Before I tell you my story, let me give you the punch-line right away. You do not have to be in the right mood to show kindness. You do not have to wait for the right feelings before you undertake a kind act.
The most outstanding phenomenon I took home from our first vacation cruise was about people. It was not the Alaskans, nor the Tlingit Indians; it was not our family, nor our fellow travelers. It was the paid help on the "Radiance of the Sea" cruise ship! This included waiters, room service folks, janitorial staff, greeters, clerks — everybody. There were no exceptions.
They were uniformly and consistently friendly, warm, and personable. If you passed any of them under any circumstance, you received eye contact, a smile, and kind words. Such greetings were never offered mechanically, nor without apparent genuineness. It was amazing! It was wonderful!
The automatic, cynical explanation for all this pleasant behavior is, of course, that it was about their expectation of gratuities. However, the ship handled tips in a formal way—as an addition to the bill of the patrons. The tips were virtually anonymous. So . . . most of those who dispensed these delightful blessings were not in a position to receive anything directly from those to whom they were expressing warmth.
There was no obvious way to ascribe this exceptional behavior as being generated by an expectation of a direct tangible payoff. Therefore, it had to be prescribed conduct, directed by management. It had to be mandatory, high priority, prescribed behavior, because — it was always there and it was seldom half-hearted.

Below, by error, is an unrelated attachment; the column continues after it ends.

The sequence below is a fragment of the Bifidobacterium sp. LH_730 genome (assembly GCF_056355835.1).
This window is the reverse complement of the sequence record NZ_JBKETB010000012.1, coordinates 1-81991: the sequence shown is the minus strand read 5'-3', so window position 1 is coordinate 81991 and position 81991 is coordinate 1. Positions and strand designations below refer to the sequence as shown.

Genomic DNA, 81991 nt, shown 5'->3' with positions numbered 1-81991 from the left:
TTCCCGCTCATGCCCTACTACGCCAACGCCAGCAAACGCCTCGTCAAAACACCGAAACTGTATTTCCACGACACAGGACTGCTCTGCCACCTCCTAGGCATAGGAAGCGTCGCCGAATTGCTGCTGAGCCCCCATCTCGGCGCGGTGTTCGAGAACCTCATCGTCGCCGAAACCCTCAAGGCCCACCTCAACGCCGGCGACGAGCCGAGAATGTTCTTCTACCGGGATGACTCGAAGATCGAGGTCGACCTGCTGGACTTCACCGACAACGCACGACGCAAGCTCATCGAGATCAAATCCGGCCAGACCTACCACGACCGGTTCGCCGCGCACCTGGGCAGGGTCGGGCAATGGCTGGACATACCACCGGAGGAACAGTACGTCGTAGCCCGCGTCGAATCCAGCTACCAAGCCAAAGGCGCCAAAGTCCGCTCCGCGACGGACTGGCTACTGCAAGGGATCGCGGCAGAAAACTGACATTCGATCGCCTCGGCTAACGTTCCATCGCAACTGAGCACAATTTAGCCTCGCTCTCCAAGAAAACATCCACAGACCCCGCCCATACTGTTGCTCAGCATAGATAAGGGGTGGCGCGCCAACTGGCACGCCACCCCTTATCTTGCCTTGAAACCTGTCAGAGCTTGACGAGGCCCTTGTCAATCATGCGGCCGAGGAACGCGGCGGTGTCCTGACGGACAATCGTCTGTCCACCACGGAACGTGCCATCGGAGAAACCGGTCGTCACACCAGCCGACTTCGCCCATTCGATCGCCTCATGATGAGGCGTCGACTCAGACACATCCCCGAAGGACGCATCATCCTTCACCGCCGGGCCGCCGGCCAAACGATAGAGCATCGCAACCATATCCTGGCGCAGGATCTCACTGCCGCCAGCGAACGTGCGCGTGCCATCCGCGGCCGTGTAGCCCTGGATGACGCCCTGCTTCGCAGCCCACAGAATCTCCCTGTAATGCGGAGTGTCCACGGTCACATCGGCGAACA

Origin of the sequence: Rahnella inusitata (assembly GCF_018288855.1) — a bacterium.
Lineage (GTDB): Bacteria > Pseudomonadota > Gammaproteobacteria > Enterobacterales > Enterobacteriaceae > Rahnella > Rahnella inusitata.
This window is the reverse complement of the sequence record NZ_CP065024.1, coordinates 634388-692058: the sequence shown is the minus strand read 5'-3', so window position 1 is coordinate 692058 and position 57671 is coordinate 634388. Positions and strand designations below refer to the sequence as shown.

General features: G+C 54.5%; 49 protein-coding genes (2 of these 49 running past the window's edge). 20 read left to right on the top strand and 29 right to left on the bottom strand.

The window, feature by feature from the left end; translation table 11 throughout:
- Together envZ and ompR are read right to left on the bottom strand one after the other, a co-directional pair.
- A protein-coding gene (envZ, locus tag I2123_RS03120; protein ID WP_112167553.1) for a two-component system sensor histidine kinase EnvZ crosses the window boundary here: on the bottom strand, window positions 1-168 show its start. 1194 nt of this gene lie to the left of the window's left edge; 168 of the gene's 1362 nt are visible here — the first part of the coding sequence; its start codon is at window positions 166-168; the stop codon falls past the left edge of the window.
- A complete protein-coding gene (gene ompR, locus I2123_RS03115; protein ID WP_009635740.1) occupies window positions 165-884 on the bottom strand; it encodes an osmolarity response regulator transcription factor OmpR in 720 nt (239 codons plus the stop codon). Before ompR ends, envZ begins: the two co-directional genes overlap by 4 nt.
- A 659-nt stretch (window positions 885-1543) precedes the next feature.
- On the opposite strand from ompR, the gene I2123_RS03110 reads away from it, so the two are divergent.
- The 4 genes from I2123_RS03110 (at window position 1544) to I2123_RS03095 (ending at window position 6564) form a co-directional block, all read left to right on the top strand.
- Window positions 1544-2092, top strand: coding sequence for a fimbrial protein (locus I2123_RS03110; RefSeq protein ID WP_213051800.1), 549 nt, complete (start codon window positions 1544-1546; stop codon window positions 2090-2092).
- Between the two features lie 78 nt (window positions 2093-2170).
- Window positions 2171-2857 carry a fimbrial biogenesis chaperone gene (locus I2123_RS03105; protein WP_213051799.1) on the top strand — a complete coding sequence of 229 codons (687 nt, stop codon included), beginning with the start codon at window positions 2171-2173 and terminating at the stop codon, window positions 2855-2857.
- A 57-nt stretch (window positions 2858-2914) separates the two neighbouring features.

This loving-kindness was planned — thoughtfully. Nevertheless, even though the friendliness was required, it still felt wonderful to us.
The Royal Caribbean Corporation knows that their strategy is good for business. The owners and managers of the cruise line have drawn the conclusion that incorporating warmth and friendliness into their service pays off.
Their heads, not their hearts, generate these warm connections, but the effect is the same — spirits are lifted, discouragement is healed, sick-hearts feel cheered. The recipients are left feeling positive about their entire experience, in no small part because of the warmth and friendliness of the paid staff.
So what is my point? My point is that kindness is not kid stuff! Don’t discount it. It works for a big corporation like Royal Caribbean, so it is very much for adults. As Christians, it is very much for us. Let’s do it more !! Warmth and friendliness make people feel good. Cheerfulness and kind words are a blessing to people.
My point is that we don’t have to be ‘directed’ to behave this way by our boss; we don’t have to behave this way because it is ‘expected’ of us — we can do it of our own volition, in gratitude for the loving kindness given to us by Christ!
And we can PLAN to do it, regardless of the situation, or of how we are feeling at the moment. We can bless the people we meet, the people we work with, the people we are with socially by being kind to them in these ways.
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